India’s Adani has reportedly completed financing for the Carmichael coal mine and is close to securing funds for the rail component of the project.
Karan Adani, chief executive officer of Adani Ports and Special Economic Zones, told Indian television yesterday that positive progress had been made on the Queensland project.
“We have completed the financing on the mine. Our port is already operational. Now we are just closing the financing of the rail part. Once that is all done we will start,” Karan Adani, who is son of Adani owner Gautam Adani, said.
Adani, on its Australian website, added that funding for the $16 billion mine was contingent on securing finance for the rail component of the project as both are interdependent.
The Carmichael Project has received more than 112 project approvals and been successful in nine court challenges to reach this stage, according to Adani.
“We continue to work through secondary approvals, in line with our project conditions,” the company said.
Adani’s positive update on financing for the Carmichael mine and rail project comes despite a series of funding setbacks over the past year.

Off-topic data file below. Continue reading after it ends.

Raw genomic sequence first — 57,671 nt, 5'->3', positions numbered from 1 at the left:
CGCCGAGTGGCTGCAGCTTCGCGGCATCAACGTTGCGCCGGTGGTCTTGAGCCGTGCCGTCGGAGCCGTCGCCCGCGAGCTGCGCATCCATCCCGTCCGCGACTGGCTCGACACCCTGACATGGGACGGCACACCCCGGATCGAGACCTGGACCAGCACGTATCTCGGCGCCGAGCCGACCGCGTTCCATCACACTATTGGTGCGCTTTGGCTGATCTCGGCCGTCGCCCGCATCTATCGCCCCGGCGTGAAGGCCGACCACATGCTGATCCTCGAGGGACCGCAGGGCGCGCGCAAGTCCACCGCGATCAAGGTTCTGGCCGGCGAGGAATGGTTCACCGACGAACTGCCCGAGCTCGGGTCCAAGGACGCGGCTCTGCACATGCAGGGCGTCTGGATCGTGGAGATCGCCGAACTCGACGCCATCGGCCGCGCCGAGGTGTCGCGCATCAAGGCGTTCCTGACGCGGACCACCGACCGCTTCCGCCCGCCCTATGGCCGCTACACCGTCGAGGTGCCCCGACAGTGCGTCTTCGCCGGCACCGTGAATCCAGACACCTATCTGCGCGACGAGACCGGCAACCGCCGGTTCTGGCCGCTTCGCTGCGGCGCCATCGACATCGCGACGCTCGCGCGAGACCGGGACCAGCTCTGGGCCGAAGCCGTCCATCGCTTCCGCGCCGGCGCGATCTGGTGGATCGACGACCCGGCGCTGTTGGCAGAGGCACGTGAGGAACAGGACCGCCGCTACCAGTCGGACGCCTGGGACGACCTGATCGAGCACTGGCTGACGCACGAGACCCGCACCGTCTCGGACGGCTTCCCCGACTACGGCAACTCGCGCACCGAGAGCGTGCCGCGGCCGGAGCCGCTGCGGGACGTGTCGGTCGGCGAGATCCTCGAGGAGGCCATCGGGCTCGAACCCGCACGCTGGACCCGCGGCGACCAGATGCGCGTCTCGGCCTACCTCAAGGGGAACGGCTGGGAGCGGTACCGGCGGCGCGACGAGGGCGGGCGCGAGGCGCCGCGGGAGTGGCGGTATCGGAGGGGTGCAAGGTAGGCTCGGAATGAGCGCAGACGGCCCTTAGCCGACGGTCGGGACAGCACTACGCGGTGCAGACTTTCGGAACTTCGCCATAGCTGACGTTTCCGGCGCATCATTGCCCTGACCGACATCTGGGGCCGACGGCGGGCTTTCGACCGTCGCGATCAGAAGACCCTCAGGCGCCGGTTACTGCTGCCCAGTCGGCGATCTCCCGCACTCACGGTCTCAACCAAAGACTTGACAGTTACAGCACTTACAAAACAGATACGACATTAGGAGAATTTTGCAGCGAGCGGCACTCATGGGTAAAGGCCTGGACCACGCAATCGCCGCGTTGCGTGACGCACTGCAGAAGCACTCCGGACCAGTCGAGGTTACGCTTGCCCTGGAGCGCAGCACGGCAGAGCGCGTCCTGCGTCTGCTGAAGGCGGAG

Australia’s major banks have openly refused to offer money to help Adani develop the controversial project.
Queensland Premier Annastacia Palaszczuk last year vetoed a $1 billion federal government loan to Adani for the project.
Adani ended agreements it had with contractor, Downer EDI, for the project following Palaszczuk’s veto, opting to move forward as owner-operator of Carmichael.
The Australian Conservation Foundation today continued its opposition to the planned development in the Galilee Basin.
“These comments confirm what we have known for some time; Adani are serious about building their dirty coal mine and it is time for our elected representatives to side with the wider community and stop it,” Australian Conservation Foundation chief executive officer Kelly O’Shanassy said.
“Digging up and burning coal from the Adani mine will unleash huge amounts of climate pollution, which will accelerate damage to the Great Barrier Reef and turbo charge dangerous extreme weather events like bushfires, heatwaves and floods.”